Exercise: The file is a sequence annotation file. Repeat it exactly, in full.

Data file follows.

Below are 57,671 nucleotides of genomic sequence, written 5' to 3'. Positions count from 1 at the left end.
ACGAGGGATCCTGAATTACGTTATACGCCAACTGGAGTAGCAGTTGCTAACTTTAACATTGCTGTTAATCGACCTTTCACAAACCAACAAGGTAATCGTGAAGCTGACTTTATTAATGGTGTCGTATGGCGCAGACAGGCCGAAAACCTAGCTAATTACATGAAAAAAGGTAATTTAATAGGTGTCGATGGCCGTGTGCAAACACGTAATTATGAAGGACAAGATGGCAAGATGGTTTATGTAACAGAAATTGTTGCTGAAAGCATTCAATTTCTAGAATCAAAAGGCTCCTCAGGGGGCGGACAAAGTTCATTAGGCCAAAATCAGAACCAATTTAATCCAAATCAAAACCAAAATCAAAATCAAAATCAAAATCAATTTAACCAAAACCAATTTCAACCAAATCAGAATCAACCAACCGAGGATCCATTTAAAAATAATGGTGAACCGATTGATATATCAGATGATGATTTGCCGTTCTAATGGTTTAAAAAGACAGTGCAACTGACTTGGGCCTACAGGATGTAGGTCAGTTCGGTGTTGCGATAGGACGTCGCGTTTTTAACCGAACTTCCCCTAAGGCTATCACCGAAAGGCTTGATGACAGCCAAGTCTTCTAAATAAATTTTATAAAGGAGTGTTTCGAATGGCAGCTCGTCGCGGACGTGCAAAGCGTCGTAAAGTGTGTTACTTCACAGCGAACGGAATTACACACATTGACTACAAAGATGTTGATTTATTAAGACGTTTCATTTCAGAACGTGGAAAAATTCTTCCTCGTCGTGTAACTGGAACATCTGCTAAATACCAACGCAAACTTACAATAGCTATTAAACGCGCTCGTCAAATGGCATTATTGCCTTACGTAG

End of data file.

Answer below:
Below are 57,671 nucleotides of genomic sequence, written 5' to 3'. Positions count from 1 at the left end.
ACGAGGGATCCTGAATTACGTTATACGCCAACTGGAGTAGCAGTTGCTAACTTTAACATTGCTGTTAATCGACCTTTCACAAACCAACAAGGTAATCGTGAAGCTGACTTTATTAATGGTGTCGTATGGCGCAGACAGGCCGAAAACCTAGCTAATTACATGAAAAAAGGTAATTTAATAGGTGTCGATGGCCGTGTGCAAACACGTAATTATGAAGGACAAGATGGCAAGATGGTTTATGTAACAGAAATTGTTGCTGAAAGCATTCAATTTCTAGAATCAAAAGGCTCCTCAGGGGGCGGACAAAGTTCATTAGGCCAAAATCAGAACCAATTTAATCCAAATCAAAACCAAAATCAAAATCAAAATCAAAATCAATTTAACCAAAACCAATTTCAACCAAATCAGAATCAACCAACCGAGGATCCATTTAAAAATAATGGTGAACCGATTGATATATCAGATGATGATTTGCCGTTCTAATGGTTTAAAAAGACAGTGCAACTGACTTGGGCCTACAGGATGTAGGTCAGTTCGGTGTTGCGATAGGACGTCGCGTTTTTAACCGAACTTCCCCTAAGGCTATCACCGAAAGGCTTGATGACAGCCAAGTCTTCTAAATAAATTTTATAAAGGAGTGTTTCGAATGGCAGCTCGTCGCGGACGTGCAAAGCGTCGTAAAGTGTGTTACTTCACAGCGAACGGAATTACACACATTGACTACAAAGATGTTGATTTATTAAGACGTTTCATTTCAGAACGTGGAAAAATTCTTCCTCGTCGTGTAACTGGAACATCTGCTAAATACCAACGCAAACTTACAATAGCTATTAAACGCGCTCGTCAAATGGCATTATTGCCTTACGTAG